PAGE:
Mitchell Jackson teaches writing at New York University. He received an M.A in Writing from Portland State University and an M.F.A from the school where he currently teaches. He is the recipient of awards and fellowships. But, it wasn’t always this way. In high school his focus was chasing girls and playing basketball. He toggled between his parent’s homes eventually settling with his grandmother. He was wild! It was a difficult time in his life. But, he always had a way with words. This way with words earned him a scholarship to Portland State University. He was arrested while attending school for selling drugs. According to Mitchell, “I was a pensive young man on steroids for those months I was incarcerated.” Fast forward, Mitchell is an accomplished writer with two books to his credit. He travels the country promoting his latest release, The Residue Years. He took time out of his busy schedule to talk with us and here is what he had to say,
Hello Mitchell, How are you?
I’m doing pretty swell.
Your writing career has taken off! I’ll come back to that in a minute, I would like to start by asking, Why did you leave Portland?
I left Portland to pursue a writing career. Well, first to pursue a writing apprenticeship, more specifically to attend NYU’s graduate writing program and immerse myself in the New York writing life.
Do you think you’ll ever move back to Portland?
I’d love to own a home in Portland and live their part time. I don’t know if I would want to live there year round anytime in the near future.
Getting back to your career, you’re now the author of two books, Oversoul and The Residue Years, how does this feel? Are you settled in your success?
To tell the truth, I don’t feel successful. I don’t see it. What I see are goals I’d like to accomplish. It’s really hard for me to look backwards and get a sense of satisfaction when there is so much ahead of me. All that said, I’m thankful that my work has found readers. To me every single reader is a gift.
Do you think you could have achieved the same level of success in Portland, why or why not?
I’m of the mind that you have to be in it, to succeed. Like if you’re in Nebraska and you want to be an actor, you have to go to Hollywood. Portland does have a rich writing community and a prosperous indie publishing scene. I think New York motivates like no other city. You get to see so many people not just pursing their dreams but also achieving their dreams. Then you add in the fact that New York could be the cultural epicenter of the country and it becomes exactly the kind of stimuli that an artist like me needs. I think I would have eventually published a book, but career-wise, for a writer, there is no place like New York. Even as far as my writing, I wouldn’t have had the same mentors exposing me to the same work teaching me the same things about my craft.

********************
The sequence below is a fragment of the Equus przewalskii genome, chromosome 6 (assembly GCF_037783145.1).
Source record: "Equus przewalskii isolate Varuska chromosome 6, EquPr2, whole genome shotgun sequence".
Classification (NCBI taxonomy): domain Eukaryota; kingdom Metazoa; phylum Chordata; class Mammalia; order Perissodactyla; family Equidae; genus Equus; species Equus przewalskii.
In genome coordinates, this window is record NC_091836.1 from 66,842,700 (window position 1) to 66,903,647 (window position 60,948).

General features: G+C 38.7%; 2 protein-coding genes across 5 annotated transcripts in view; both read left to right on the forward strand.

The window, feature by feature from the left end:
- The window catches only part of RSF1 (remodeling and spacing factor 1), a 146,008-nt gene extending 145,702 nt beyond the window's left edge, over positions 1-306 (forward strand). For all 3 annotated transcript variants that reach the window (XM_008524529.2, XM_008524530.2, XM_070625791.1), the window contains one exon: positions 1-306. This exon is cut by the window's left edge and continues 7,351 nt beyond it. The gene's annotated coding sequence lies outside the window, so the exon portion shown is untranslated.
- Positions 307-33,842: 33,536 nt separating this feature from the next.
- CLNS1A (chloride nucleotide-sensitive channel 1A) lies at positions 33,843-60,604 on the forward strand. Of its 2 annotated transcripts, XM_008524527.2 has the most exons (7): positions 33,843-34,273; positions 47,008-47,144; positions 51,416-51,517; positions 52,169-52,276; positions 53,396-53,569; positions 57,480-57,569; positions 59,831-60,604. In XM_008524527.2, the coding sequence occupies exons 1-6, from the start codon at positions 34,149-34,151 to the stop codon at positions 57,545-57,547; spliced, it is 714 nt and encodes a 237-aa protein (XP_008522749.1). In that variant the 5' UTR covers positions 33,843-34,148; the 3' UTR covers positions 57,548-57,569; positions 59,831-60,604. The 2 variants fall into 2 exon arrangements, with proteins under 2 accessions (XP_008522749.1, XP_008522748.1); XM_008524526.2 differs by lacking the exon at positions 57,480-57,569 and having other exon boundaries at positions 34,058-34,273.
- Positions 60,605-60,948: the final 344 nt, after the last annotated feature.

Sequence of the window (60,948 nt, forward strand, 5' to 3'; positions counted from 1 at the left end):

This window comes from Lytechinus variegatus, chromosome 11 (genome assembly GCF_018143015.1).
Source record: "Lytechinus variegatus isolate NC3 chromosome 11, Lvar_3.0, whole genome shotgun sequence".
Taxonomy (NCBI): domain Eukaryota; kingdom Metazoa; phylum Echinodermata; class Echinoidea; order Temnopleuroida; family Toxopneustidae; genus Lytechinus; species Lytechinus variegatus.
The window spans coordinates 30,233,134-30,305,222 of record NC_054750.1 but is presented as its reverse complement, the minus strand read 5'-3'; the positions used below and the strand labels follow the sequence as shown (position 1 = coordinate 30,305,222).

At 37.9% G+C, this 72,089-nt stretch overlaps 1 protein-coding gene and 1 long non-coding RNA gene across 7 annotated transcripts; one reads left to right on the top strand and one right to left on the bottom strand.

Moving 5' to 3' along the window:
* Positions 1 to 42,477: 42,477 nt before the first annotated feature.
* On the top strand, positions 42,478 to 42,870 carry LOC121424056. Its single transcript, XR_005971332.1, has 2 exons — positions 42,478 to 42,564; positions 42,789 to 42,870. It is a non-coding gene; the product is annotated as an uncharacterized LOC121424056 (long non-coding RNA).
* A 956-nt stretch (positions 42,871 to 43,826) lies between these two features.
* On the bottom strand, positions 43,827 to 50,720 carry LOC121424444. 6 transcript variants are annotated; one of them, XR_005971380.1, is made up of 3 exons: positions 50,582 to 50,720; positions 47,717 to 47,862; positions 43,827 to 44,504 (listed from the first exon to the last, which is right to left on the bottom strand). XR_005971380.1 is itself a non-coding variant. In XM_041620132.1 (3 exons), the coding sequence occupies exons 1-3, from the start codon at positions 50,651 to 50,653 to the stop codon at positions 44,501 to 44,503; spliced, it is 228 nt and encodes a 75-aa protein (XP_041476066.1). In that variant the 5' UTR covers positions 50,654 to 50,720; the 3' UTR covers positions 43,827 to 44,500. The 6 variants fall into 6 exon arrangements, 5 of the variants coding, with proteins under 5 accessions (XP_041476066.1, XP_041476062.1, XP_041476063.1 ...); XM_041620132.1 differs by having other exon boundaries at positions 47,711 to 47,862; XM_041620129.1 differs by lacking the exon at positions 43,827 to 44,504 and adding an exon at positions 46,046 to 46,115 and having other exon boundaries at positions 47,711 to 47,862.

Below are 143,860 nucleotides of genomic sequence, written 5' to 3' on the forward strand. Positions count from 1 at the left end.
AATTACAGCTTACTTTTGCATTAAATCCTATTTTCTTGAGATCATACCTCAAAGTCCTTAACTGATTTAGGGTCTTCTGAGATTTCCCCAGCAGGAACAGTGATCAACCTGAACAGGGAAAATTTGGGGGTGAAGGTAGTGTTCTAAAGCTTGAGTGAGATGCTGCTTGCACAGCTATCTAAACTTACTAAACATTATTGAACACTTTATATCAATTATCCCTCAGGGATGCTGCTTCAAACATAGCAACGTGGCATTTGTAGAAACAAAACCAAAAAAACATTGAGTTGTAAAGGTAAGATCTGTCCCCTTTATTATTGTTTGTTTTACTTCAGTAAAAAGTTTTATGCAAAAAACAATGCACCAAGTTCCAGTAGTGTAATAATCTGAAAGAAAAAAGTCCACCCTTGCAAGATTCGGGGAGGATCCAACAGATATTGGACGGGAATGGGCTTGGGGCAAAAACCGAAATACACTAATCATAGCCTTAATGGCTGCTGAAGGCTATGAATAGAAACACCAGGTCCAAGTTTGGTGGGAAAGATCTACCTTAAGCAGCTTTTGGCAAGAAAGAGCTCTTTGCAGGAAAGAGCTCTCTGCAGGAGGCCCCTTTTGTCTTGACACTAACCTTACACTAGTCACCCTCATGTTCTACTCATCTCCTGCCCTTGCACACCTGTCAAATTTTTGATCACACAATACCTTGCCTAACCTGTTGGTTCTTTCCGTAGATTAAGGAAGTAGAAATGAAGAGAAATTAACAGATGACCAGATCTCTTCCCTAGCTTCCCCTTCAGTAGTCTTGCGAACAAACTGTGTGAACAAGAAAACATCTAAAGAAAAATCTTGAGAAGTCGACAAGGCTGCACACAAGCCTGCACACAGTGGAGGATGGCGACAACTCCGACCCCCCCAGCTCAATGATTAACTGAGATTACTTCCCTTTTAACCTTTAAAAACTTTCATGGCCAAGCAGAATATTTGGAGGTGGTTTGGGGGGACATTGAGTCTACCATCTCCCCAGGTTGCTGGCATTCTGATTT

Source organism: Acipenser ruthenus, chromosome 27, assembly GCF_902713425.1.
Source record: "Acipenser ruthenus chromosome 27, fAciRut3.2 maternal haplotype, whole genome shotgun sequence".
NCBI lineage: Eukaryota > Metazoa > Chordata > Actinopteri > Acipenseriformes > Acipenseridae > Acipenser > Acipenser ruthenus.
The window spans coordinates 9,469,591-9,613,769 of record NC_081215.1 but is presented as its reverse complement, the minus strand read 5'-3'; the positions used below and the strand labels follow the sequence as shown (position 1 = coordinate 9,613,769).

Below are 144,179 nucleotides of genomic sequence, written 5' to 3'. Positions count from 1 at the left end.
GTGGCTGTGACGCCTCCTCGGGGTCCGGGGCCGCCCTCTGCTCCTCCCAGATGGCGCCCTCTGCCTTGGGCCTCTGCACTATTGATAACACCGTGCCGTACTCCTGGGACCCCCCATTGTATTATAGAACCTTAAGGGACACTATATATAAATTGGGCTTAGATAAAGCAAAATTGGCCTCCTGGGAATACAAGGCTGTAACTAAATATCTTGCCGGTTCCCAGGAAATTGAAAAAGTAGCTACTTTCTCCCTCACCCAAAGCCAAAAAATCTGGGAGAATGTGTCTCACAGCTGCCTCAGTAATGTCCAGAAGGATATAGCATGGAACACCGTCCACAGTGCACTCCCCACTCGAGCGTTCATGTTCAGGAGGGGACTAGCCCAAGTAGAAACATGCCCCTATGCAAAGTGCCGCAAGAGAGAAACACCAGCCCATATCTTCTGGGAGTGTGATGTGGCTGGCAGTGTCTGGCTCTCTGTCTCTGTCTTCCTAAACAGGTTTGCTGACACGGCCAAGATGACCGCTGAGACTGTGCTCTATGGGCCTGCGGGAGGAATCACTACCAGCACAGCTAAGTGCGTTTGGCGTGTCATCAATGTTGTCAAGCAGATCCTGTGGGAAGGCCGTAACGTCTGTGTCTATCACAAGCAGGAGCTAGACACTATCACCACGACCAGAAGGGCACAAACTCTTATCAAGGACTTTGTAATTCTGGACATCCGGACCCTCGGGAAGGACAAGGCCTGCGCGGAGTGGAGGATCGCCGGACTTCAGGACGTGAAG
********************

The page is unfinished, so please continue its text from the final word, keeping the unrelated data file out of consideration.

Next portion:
The Residue Years exposes a side of Portland many people deny or don’t know exist. Many people don’t think Portland is as grimy as NY or Cali. Having experienced selling drugs, going to jail, etc., compare Portland’s griminess (is that a word? :-)) to NY’s, is it the same or are there factors/elements that exist in one area and not the other?
Portland does have a drug and gang and hustling sub culture just like everywhere else. I think the thing about Portland and other cities that don’t have the reputation is just that fact—nobody knows us. Because of that, I think the tough guys feel compelled to show people just how tough they are. Does Northeast Portland compare to Brownsville New York or the South Side of Chicago? Well, there are far more people down on their luck in places like New York and Chicago and LA. Here’s a formula: The more poverty and hopelessness the more ubiquitous the crime and degradation. Plus, the competition also makes people more creative in their hustles/crimes. The crimes in big cities seem much more audacious. I travel to Atlanta every other month and I see people busting out the windows in the mall and robbing jewelry stores! The other difference is in a place like Portland, if someone does something to someone, there is a likely chance that they know each other directly or by second or third person. I think something could happen to you in a big city and the perpetrator is a complete stranger.
Recently, you debuted The Residue Year’s at Powell’s to a considerably large crowd. The reviews are encouraging. I must ask, one criticism I read suggests you overdeveloped the two main characters to the point of sacrificing the plot. Do you care what critics say? What role do critic’s and reviews play in your writing process?
If I solicit a critique from another writer or editor then I receive it as charity. I’m most definitely not one of those writers who think they are above it. Many times, it’s how you get better, and I’m constantly striving to become a stronger writer. If a person reviews my work for a publication and has a criticism of it, I can accept it. If everyone loves my work, that means I did something wrong. It probably means that I was too safe. I pride myself on taking creative risks, so I have to be willing to accept the results.
What’s the one thing Portland has that NY cannot replace?
Portland made me. Like Jay Z says, “I was who I was ‘fore I got here.” Though I’ve had some amazing experiences in New York and elsewhere and met some interesting people, my perspective on the world was built in Portland. The way I speak comes from Portland. Most of what and who I love was/is in Portland. New York can never come close to that. There is no place like home.
Are you single?
No, I’m in a relationship.
Interested in purchasing Mitchell’s books? Please do so here:
Thank you. Thank you.